walking to the valley wall i decided to climb to the top. as this is the side of the badlands it has the highest perspective, and i hoped from up there i'd be able to see more of the valley's distinctive hills.
that sounded easier than it actually was though. man those hills are deceptively steep!
it took me a little while to climb all the way up to the top.
it was worth it for the view. for example this nice one of the tyrrell.
at the same time it turned out to be a total waste of time due to the view...
it turns out looking down into the badlands just doesn't quite help the problem.
when viewed from above all the hills end up looking the same. when you get below them and are looking up at the hill you have the sky behind them to notice details, and from you get a better idea of scale. from up on top of the valley the hills look more like mounds in a way, and you certainly can't tell them apart from each other easily.
so not so helpful afterall...
climbing down i thought i might as well talk about the very top layer of the valley while i'm up here. as typically i don't poke around this geologic unit, and nor was i likely too again anytime soon!
here is the top layer of the red deer river valley. the one above the green line, which you might remember from my 3rd palaeo challenge.
this "unit" (as the pros call it) is known as the glacial lake drumheller layer, and is the remnant of the mechanism that created the valley and the badlands in the first place.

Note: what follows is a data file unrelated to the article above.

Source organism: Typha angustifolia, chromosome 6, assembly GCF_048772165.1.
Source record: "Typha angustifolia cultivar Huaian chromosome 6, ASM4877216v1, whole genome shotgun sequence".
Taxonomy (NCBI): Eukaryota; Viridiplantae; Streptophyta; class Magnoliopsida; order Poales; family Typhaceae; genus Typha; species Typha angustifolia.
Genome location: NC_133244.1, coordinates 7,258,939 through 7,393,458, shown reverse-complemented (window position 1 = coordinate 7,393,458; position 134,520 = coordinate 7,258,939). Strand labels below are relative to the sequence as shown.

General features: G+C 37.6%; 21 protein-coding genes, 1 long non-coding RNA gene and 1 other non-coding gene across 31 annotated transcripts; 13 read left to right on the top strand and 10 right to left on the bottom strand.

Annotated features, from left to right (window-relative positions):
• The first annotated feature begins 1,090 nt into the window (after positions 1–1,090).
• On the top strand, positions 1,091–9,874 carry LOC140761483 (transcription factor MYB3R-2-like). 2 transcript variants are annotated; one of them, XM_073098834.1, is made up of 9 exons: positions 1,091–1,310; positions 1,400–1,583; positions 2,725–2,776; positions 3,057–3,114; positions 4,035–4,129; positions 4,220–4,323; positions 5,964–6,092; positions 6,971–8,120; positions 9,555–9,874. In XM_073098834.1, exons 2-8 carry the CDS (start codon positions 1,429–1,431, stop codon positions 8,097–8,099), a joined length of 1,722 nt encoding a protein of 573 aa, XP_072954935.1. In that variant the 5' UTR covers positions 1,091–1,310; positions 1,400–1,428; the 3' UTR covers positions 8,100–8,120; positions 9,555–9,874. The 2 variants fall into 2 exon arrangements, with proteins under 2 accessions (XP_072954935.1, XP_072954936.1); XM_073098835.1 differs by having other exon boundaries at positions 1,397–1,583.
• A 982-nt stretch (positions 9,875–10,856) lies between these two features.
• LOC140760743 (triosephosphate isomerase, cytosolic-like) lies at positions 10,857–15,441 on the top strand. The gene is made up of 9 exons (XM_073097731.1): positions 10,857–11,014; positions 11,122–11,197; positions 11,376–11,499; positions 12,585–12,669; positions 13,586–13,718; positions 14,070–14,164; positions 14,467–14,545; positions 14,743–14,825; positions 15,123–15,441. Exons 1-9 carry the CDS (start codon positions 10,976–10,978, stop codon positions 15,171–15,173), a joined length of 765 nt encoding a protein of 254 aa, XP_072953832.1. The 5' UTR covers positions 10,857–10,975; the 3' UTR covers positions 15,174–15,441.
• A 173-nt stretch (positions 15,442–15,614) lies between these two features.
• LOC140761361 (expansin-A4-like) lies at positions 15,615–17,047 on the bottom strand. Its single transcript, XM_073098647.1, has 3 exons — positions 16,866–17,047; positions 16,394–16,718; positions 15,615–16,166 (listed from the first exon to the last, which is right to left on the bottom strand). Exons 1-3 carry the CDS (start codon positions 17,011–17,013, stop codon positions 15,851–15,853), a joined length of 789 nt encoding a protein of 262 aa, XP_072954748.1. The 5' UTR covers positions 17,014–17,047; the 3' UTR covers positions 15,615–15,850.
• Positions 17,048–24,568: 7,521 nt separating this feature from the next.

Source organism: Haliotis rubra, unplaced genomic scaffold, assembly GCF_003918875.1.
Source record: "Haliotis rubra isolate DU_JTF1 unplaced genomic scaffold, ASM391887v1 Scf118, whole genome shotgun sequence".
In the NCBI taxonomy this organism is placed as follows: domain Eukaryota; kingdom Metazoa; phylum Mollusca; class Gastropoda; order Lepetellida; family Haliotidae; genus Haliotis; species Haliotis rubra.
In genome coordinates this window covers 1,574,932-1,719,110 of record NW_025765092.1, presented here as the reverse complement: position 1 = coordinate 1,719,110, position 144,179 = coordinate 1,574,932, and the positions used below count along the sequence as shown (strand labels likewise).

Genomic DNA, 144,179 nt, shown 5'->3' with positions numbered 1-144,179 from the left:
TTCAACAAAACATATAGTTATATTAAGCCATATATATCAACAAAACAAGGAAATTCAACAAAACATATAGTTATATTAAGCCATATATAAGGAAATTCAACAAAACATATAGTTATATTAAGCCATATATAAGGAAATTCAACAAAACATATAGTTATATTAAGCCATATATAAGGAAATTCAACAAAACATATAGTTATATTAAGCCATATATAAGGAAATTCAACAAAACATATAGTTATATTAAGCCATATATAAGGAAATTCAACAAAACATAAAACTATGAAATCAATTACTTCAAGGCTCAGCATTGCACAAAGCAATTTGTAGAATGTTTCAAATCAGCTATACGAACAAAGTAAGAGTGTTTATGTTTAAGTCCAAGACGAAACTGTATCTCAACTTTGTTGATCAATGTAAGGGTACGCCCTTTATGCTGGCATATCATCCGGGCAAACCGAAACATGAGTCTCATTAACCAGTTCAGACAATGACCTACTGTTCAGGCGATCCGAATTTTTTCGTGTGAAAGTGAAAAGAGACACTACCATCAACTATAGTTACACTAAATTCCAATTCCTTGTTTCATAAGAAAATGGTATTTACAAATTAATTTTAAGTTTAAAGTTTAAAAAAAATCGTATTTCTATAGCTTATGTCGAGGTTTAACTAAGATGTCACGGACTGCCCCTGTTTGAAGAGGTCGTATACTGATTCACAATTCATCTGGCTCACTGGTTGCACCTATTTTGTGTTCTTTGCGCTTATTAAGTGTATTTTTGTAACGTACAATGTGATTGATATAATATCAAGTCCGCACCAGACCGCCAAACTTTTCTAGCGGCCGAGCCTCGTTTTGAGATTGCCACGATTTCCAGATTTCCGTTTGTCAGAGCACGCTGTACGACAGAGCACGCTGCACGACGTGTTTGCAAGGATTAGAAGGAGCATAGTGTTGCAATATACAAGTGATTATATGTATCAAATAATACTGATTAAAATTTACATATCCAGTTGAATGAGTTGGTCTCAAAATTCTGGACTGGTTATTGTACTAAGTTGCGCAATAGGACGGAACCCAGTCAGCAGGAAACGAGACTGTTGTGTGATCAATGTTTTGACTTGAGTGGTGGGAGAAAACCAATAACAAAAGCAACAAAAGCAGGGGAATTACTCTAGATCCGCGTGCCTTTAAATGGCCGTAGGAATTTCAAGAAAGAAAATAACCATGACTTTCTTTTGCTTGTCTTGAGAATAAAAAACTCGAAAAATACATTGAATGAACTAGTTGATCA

two million years ago, in the neogene period, the ice age began and covered a lot of canada (and then later on part of the united states too) with ice. now i'm not talking about a little bit of ice. more like 2km thick sheets of ice as far as the eye could see (or not see, as would have been the case for under your feet)!
this huge amount of ice weighed so much, and moved with such power that removed huge amounts of sediment from the prairies (it was like a surface based tectonic plate!). this removal of layers cut down rocks laid down in the cretaceous which until then had been deep underground (of rocks laid down after the dinosaurs extinction)...
about 20,000-15, 000 years ago the glaciers had retreated to the north side of where the red deer river valley is today. the valley wall i JUST climbed would have been the edge of the ice (minus the erosion that has expanded the valley about a km since it was formed, but it is close enough for me to think that is cool)...
at this point in time, due to re increasing global temperatures, the glaciers were melting (slowly mind you). as of such they were producing a lot of melt water. some of this was trapped behind the glaciers ice, causing giant ice locked lakes...
(Production Note: Video from John Accorn's Adventures in Discovery)
eventual the wall of ice holding in this water melted, and let loose a WHOLE lake worth of water at once. naturally this caused a flood event, and that water needed somewhere to go! watch the video at this point to see what i'm talking about.